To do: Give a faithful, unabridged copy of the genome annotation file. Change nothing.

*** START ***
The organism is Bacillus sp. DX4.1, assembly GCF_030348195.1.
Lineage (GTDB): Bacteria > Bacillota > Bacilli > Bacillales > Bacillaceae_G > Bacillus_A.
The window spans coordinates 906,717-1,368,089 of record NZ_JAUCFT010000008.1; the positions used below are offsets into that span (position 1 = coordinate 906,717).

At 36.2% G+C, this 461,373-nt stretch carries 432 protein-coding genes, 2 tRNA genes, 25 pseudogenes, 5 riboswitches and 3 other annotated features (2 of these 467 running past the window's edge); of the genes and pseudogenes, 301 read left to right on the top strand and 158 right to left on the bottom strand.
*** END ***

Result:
The organism is Bacillus sp. DX4.1, assembly GCF_030348195.1.
Lineage (GTDB): Bacteria > Bacillota > Bacilli > Bacillales > Bacillaceae_G > Bacillus_A.
The window spans coordinates 906,717-1,368,089 of record NZ_JAUCFT010000008.1; the positions used below are offsets into that span (position 1 = coordinate 906,717).

At 36.2% G+C, this 461,373-nt stretch carries 432 protein-coding genes, 2 tRNA genes, 25 pseudogenes, 5 riboswitches and 3 other annotated features (2 of these 467 running past the window's edge); of the genes and pseudogenes, 301 read left to right on the top strand and 158 right to left on the bottom strand.